The Arduino MKR1000 is a great starting point when learning about the “things” in IoT. The MKR1000 has a microcontroller, Wi-Fi module, encryption module, and a battery-charging circuit. It’s easy to get started and once you get it connected to ThingSpeak, you have a lot of “cloud power”. ThingSpeak has a suite of apps to allow the Arduino to post messages to Twitter, do data analysis, show charts and visualizations, and be controlled by schedules and external events. With these building blocks you can prototype any IoT system.

ThingSpeak Channel Data

Once you have your data on ThingSpeak, you can analyze and visualize the data with built-in MATLAB apps.

[via ThingSpeak Tutorials]



21
Apr 16

ThingView – Mobile App to See ThingSpeak Charts on Android Devices

Cinetica has released to Google Play, a new app to see ThingSpeak charts on Android smartphones and tablets. The app is called ThingView and has already reached 5,000 installs on Android devices!

ThingView Android App for ThingSpeak Charts

Even if you do not have devices and sensors sending data to ThingSpeak, you can still use ThingView to see public channels. For example, if you want to see the charts created by sensors in my house, just add Channel ID 9 to ThingView. You see charts of light levels and temperature generated by my house.

Check out ThingView on Google Play!



31
Mar 16

ThingSpeak is a New Hackster Platform for Sharing Projects

Hackster.io announced that ThingSpeak is now a platform on their project sharing website!

Hackster Platforms

The ThingSpeak platform joins the likes of Amazon Echo, ESP8266 Wi-Fi, and Particle.io platform. ThingSpeak users can easily document, share, and reproduce hardware and Internet of Things projects using Hackster.io. We are already off to a great start with 13 documented projects and tutorials and 31 community members. Check out our platform on Hackster.io to discover great projects and build your own IoT projects.



25
Mar 16

Explore your IoT data with ThingSpeak and MATLAB

Loren Shure, a blogger at MATLAB Central, has written a new blog post about Eric Wetjen’s Counting Cars and Analyzing Traffic project. Eric uses a Raspberry Pi and webcam to capture traffic data outside of the MathWorks headquarters in Natick, MA. All of the traffic data is stored on a public ThingSpeak channel, so you will be able to use it to learn data analysis with the built-in MATLAB Analysis and Visualizations apps in ThingSpeak. Continue reading →



11
Mar 16

New MATLAB Analysis Feature – movmax – for ThingSpeak

My power meter at my house reports its power every few minutes. I capture that data and send it to ThingSpeak. The value reported is the total kilowatt-hour (kWh). I would love to see the maximum value over an hour versus randomly reported values over an hour. With the release of MATLAB R2016a, ThingSpeak users have access to a new suite of data analysis features. One of them is movmax – with movmax, I now can look at my ThingSpeak data over a time and figure a moving window of maximum values. This new feature is highly customizable for your application, but I will show you how I use it.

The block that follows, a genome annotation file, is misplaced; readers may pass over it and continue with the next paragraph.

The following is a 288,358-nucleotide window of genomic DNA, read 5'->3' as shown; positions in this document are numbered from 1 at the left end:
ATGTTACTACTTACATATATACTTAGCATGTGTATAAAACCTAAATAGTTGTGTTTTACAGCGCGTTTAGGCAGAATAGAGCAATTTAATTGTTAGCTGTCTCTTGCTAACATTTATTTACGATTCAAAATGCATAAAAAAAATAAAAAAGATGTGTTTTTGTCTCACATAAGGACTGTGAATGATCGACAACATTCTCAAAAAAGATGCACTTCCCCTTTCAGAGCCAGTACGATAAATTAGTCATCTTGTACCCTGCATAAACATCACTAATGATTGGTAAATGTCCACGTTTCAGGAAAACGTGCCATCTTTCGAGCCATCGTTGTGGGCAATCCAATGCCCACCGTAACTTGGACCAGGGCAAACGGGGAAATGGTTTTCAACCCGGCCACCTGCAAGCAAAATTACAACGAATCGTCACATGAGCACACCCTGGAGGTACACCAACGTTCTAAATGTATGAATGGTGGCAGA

My data over an hour looks like this: 803, 919, 724, 1349, 1500, 602, 549, 899, 1678, 1577

Using movmax, I can have a sliding window ran over my data to pull out a maximum value from the window and use it for a visualization or further analysis.

The MATLAB code to process my power data is really straightforward.

readChannelID = 97871;
fieldID1 = 1;
readAPIKey = '7MOXB8G515OAD94Q';

%% Read Data %%
[data, time] = thingSpeakRead(readChannelID, 'Field', fieldID1, 'NumPoints', 10, 'ReadKey', readAPIKey);

%% Process Data %%
data_max = movmax(data, 4)

%% Visualize Data %%
thingSpeakPlot(time, data_max);

Now, using the MATLAB Visualizations app on ThingSpeak, I can visualize the data. Here’s the before and after.

Power Data Processed Data with MATLAB movmax

You can use movmax in the MATLAB Analysis or MATLAB Visualizations apps on ThingSpeak. Sign up or sign into ThingSpeak, select Apps, and click “MATLAB Visualizations”. Create a new one with the blank template and use my MATLAB code. I will leave my channel of data up for you to try out. You can use channel number 97871 and my read API key 7MOXB8G515OAD94Q. The power data is stored in field1.



08
Mar 16

Getting Started with IoT using the Particle Electron and ThingSpeak

Julien Vanier over at Hackster.io created a new tutorial showing you how to get started with the Internet of Things using the new Particle Electron and ThingSpeak.

Particle Electron Kit using ThingSpeak IoT

The Electron is a new 3G connected IoT device using cellular data and works anywhere you can get 3G in the United States. It is really awesome to plug-in a device and get it connected without the issues of Wi-Fi. This development kit also makes it possible to build battery-powered, mobile sensors. Good thing that ThingSpeak supports GPS data and offers sensor data analytics.

Check out Julien’s tutorial to go “From 0 to IoT in 15 Minutes” and other ThingSpeak projects on Hackster.io.